- When the backup is done I would create a symlink from that directory to /backup/rsync/asylum/_home_asylum.current to make it easier to find especially from scripts.
- The rsync target is always the same directory which is a subvolume (not a snapshot) and I just use the _path notation with no extension. All of the date+time stamped backups are snapshots of this subvolume.
- So, /backup/rsync/asylum/_home_asylum.2010-07-25.17-47-42 would be a snapshot of /backup/rsync/asylum/_home_asylum created as soon as that rsync finished on that date+time.
- The actual backup procedure
This pseudo code would be run for each filesystem being backed up (assuming my organization and assuming we are backing up asylum:/home/asylum)...
- if there is no directory named /backup/rsync/asylum then btrfs subvolume create /backup/rsync/asylum
- if there is no directory named /backup/rsync/asylum/_home_asylum then btrfs subvolume create /backup/rsync/asylum/_home_asylum
- rsync --archive --one-file-system --hard-links --inplace --numeric-ids --delete --delete-excluded --exclude-from=excludefile asylum:/home/asylum/ /backup/rsync/asylum/_home_asylum/
- if rsync failed interpret the error and blow up if needed
- btrfs subvolume snapshot /backup/rsync/asylum/_home_asylum /backup/rsync/asylum/_home_asylum.`date +'%Y-%m-%d.%H-%M-%S'`
- Rotating backups
Once you have enough backups in place you will want to start deleting the old ones while maintaining however many old copies you need. To do this you simply delete the subvolume snapshots of the oldest backups until there is no longer too many of them. Unlike with hard link based backups there is no reason to not do this during the backup process as it does not take much time. The command is simply 'btrfs subvolume delete' instead of 'rm -rf'.
- Can I use --sparse instead of --inplace?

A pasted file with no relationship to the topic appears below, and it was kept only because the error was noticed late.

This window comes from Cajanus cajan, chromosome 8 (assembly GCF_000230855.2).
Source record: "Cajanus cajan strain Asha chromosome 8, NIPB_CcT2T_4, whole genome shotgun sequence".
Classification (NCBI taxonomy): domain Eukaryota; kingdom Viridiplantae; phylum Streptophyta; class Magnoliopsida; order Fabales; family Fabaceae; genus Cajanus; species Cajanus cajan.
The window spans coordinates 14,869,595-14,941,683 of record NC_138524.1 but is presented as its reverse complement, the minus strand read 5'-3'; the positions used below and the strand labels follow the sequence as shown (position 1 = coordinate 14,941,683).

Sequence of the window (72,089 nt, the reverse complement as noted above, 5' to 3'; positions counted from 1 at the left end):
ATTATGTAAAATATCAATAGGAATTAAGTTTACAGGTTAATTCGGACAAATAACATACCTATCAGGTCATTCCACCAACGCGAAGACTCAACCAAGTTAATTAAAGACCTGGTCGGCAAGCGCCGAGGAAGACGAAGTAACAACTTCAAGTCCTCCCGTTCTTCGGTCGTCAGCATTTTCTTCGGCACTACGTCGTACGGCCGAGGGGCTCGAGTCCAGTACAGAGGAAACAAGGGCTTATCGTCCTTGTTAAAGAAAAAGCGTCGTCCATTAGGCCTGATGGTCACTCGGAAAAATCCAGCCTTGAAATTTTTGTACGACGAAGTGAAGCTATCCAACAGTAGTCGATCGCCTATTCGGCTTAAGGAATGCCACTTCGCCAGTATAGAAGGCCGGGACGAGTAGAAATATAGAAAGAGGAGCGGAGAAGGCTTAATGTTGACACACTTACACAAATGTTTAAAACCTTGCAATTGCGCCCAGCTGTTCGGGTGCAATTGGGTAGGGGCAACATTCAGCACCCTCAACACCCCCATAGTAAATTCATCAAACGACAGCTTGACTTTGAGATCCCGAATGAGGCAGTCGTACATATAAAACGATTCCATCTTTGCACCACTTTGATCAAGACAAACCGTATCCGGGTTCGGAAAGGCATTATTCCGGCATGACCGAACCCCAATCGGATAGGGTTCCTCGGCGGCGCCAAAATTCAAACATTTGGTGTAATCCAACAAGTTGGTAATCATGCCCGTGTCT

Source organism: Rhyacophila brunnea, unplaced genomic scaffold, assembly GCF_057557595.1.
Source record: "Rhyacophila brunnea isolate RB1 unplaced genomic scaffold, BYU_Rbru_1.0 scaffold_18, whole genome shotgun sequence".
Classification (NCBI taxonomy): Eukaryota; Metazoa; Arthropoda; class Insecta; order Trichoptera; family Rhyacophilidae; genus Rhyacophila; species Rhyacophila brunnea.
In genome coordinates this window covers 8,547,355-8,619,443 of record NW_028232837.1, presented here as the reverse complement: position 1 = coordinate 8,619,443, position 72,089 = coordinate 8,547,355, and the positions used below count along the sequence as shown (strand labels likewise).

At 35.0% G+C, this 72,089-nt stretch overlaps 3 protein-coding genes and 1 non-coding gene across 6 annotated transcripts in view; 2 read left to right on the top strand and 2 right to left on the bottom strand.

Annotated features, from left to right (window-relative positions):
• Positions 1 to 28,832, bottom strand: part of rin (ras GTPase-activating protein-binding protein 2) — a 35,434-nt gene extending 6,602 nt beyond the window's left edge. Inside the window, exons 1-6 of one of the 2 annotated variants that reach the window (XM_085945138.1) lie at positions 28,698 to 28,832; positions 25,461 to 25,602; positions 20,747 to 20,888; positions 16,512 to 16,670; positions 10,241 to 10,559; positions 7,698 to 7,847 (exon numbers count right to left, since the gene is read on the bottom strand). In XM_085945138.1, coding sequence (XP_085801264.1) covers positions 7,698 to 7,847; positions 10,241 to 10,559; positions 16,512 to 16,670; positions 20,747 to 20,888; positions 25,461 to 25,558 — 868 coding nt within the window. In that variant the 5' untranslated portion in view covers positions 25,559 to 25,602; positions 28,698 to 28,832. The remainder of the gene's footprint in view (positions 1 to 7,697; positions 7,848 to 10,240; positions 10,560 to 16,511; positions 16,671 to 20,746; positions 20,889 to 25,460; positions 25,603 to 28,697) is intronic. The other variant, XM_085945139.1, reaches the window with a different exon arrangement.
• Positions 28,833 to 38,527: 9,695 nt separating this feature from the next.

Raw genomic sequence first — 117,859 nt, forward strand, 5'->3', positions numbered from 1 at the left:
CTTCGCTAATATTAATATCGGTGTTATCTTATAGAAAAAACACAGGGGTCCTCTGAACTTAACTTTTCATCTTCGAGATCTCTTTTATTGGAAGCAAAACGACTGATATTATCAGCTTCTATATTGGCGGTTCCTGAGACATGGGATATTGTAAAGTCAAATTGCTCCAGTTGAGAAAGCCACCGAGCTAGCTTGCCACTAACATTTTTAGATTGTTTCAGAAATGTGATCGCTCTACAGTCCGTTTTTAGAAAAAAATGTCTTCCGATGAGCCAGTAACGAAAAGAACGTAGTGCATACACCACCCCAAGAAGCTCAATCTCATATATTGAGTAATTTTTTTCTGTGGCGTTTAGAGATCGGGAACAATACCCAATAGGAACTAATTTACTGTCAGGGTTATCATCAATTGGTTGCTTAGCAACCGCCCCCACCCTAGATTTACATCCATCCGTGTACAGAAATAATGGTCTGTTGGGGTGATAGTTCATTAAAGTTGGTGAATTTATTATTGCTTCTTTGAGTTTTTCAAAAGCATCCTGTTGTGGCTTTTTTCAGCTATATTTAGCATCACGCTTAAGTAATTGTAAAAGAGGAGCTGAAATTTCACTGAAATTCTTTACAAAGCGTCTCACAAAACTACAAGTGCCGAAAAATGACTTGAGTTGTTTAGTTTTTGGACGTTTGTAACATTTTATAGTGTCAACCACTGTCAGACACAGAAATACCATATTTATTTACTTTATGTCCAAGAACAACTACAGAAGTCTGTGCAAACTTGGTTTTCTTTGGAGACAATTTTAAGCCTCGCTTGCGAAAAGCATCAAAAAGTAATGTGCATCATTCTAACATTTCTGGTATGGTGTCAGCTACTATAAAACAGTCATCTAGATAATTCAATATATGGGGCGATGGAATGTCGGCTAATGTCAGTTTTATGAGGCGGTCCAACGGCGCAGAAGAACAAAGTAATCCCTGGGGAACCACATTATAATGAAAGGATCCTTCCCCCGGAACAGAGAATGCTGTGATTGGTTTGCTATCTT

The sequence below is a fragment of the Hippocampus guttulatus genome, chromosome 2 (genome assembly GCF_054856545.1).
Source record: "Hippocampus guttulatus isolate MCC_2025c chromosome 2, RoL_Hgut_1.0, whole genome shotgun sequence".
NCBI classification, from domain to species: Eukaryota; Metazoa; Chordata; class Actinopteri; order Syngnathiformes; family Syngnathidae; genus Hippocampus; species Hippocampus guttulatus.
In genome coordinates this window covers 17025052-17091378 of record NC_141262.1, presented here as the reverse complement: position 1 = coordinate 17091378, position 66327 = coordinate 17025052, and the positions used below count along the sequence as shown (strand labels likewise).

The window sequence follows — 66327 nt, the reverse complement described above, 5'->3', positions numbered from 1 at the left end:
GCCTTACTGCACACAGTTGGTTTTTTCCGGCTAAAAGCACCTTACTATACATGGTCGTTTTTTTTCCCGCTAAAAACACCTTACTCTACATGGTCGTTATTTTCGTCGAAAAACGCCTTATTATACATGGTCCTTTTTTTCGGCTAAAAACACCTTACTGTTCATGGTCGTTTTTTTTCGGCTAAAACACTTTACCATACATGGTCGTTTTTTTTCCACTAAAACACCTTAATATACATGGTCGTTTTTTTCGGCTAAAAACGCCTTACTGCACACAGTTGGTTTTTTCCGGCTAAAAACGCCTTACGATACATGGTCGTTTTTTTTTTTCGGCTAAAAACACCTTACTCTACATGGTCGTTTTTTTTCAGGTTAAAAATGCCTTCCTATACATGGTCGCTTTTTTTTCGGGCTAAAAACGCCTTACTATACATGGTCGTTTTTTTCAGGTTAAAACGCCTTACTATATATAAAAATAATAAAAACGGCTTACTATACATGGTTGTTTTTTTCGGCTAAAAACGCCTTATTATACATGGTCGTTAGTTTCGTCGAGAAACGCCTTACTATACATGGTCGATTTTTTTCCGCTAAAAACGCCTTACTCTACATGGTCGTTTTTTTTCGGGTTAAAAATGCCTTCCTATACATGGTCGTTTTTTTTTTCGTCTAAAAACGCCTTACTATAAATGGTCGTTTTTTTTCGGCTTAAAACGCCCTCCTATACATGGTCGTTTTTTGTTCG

Yes, you can. However, if you do rsync will completely rewrite any file that has changed between backups causing the btrfs subvolume snapshot to grow by entire files instead of just the blocks that have changed. If you have significant sparse file usage this might still be smaller that writing out all the null space of a sparse file but for most people --inplace will save more space than --sparse. Hopefully some day rsync will allow these two features to work together.
- What can this system not do yet do to the incompleteness of Btrfs?
- Currently Btrfs does not provide any mechanism to determine how much disk space is used by each snapshot.
- Currently Btrfs does not have a fully functioning fsck. Unfortunately this means that there is a possibility of filesystem corruption that can only be fixed by a reformat. This is being worked on and should be corrected soon.
- Currently there is no easy method of determining what files are different between two snapshots. Since the same inode numbers are in use the tool I wrote for --link-dest based backups will not work for this. I will probably eventually write something but for now I am waiting to see if Btrfs itself adds something that can do it.
- Currently the only way to determine if a directory within a btrfs filesystem is just a directory or if it is really a subvolume is to check the inode number. All subvolumes will be inode number 256.
- What can you do with --link-dest based backups that you can't do with this by basic design?
- Manually move something from one backup to another. I often do this in my personal backups if data is moved from one system to another or from one filesystem to another. It allows me to keep large things from being re-backed up when they are moved. Unfortunately subvolumes act like different filesystems when it comes to moving data so this just isn't useful anymore.